Thinking back we probably should have felt a little daunted with the scope of this project at the age of 24. In 1994 Darren took me on a romantic drive to show me a property he wanted for our first home together. This 1800’s ruin, down a single track road in the middle of Nuttall Park without a house in site was an eye opener to me. One thing we have always had and forms the foundation of Core WA is uninhibited optimism that we can do anything we put our minds too.
Was this going to be a complete tear down and new build or could we rebuild this historic building through carefully considered restoration? The house was in a very precarious state with the roof and first floor now sitting in a heap on the ground floor making what was left of the outer stone walls unstable.
Although the property wasn’t heritage listed we decided restoration was the only option. So with the optimism and energy of a young buck (and doe) while we were both working full time we took the plunge and jumped in feet first to restore this original 1800’s stone cottage.
On a shoe string budget, a hands on approach was the only way to turn this stone cottage back to its former glory. Darren had already been building executive new homes and supervising extensive renovations and extensions for nearly ten years under the careful guidance of his father and uncle in the family’s construction company. Here he had been given the knowledge and work ethic that it takes to start and finish a project of this caliber.
With the help of family and friends we began. With the roof and upper floor sitting on the ground within the external walls a 100 ton of clay and rubble was removed by hand out over the space of a few weekends. We then dug out the ground floor to create a new finish floor level for a new slab that would be at a new level to increase floor to ceiling height in the house while carefully preserving the original stone walls that were still standing. Concrete foundations and slab were poured which allowed us to move onto the next stage of completely re building three of the four walls of the original house, these walls where made up of local limestone over two foot thick and rubble filled. Every piece being meticulously placed in position by hand and laid on an angle to allow rain water to be shed and match the last remaining wall. At this stage we had no running water so we had to fetch water from the local river to mix the mortar. Once the external walls were complete we could start on the internal concrete block walls, which went up quickly to allow us to add the roof structure which was covered in replica stone concrete tiles which diminished in size as you went up the roof line so to give the look of the original stone roof.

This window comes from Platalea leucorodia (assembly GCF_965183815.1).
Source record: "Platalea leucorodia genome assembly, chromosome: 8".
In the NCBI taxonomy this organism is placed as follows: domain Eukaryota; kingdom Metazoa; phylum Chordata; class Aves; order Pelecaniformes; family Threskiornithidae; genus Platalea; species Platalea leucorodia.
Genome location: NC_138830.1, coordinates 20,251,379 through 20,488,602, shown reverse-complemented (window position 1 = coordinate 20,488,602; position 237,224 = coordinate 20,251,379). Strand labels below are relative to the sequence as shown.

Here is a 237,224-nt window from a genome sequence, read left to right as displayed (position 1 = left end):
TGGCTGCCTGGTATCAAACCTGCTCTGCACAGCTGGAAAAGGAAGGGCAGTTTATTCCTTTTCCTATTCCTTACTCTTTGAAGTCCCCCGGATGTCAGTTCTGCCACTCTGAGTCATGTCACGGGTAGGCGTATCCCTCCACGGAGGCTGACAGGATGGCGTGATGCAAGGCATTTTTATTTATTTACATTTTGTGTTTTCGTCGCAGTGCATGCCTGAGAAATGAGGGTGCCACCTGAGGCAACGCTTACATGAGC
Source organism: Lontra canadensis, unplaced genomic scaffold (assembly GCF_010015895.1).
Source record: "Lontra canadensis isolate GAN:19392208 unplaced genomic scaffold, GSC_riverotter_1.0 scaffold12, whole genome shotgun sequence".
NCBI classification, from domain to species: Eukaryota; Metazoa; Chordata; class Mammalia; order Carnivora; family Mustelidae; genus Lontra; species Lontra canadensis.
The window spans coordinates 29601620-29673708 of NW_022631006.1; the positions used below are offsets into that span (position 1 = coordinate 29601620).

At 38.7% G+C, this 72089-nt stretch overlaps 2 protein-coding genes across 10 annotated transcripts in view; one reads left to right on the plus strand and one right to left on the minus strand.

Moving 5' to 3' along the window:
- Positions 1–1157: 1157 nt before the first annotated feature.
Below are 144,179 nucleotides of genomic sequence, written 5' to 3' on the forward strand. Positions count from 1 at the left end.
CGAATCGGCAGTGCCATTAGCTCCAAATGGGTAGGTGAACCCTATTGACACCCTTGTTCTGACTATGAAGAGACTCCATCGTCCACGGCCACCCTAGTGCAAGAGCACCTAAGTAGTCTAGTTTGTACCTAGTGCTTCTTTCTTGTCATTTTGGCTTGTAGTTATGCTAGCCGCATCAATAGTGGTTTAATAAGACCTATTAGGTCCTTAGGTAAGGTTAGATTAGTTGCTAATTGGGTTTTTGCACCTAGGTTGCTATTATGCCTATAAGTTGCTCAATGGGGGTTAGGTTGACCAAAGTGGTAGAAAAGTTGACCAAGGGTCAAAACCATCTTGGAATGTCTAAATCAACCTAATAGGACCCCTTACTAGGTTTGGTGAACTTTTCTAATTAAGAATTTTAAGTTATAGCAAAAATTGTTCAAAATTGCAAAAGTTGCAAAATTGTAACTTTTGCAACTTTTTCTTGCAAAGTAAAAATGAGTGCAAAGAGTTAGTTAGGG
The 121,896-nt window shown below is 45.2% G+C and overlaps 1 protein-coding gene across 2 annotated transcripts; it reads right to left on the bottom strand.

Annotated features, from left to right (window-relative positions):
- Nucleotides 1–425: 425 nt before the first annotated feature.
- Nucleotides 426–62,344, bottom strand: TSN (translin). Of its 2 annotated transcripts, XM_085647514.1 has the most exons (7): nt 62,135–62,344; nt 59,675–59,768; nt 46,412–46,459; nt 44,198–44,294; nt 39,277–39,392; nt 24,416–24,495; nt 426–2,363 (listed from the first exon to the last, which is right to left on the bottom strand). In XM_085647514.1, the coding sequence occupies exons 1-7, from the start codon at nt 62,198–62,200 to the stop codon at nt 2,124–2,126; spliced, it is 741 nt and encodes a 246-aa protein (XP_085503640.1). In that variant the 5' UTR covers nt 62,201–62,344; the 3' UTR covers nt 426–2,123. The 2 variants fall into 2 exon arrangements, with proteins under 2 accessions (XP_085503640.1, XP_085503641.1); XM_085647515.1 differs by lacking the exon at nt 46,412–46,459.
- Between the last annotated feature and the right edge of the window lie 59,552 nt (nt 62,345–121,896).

We worked to very basic plans for this build.
The timber windows handmade from Oak had to be made off site which caused a small delay but were worth the wait as they brought the house to life once they were installed. We also had a lovely handmade lead light glass panel made for the front feature window which when lit up at night looked amazing.
Now the house was sealed we could begin with the internal fit out and our new relationship with salvage yards near and far. Handmade Oak doors and reclaimed Oak flooring for downstairs, pitch pine doors and flooring for upstairs reclaimed from old railway sleepers. Cast Iron radiators reclaimed from a Victorian School, a cast iron bathroom suite salvaged from a house being converted into apartments as part of my day job. Plastering and painting all moved forward quickly meaning one last task was left to complete before we could move in, this was to install the new water service as the old spring that had fed the house originally did not have the pressure to run modern hot water heating systems and was often frozen solid. Unfortunately for us the nearest mains water connection was 250m away, the water corporation wanted 10,000 pounds to carry out this work which we simple could not afford, so after a lot of negotiation we were given permission to install the service ourselves. In the UK the water main has to be underground to a depth of 750mm and inspected by the watercorp before it can be backfilled, this created a problem for us as we were only available over weekends to carry out the work and we didn’t want to leave the trench open during the week as horse riders used the lane a lot, so we suggested we install inspection tubes every 10m so the inspector could check the depth, this all went to plan until the day of the inspection when the inspector rang me telling me he couldn’t inspect the depth as the tubes had been filled with stones (a new found game for the local kids) he informed me we would have to dig it all up, again after a lot of pleading and convincing that the only person that would be affected by frozen water pipes would be us so why would I not install at the correct depth, we agreed to dig two spots where the inspector marked and if the pipe was at the correct depth he would pass the whole thing. We did and he passed everything.
This meant after a year of working weekends and any spare time we had was over we could move in. We moved in pretty much as soon as we could and saved to install carpets, proper working kitchen, curtains etc. We learnt a lot about budget, work ethic, negotiation, and patience. We have built a lot houses and completed many renovations and extension since then, but the sense of accomplishment from this project is still felt.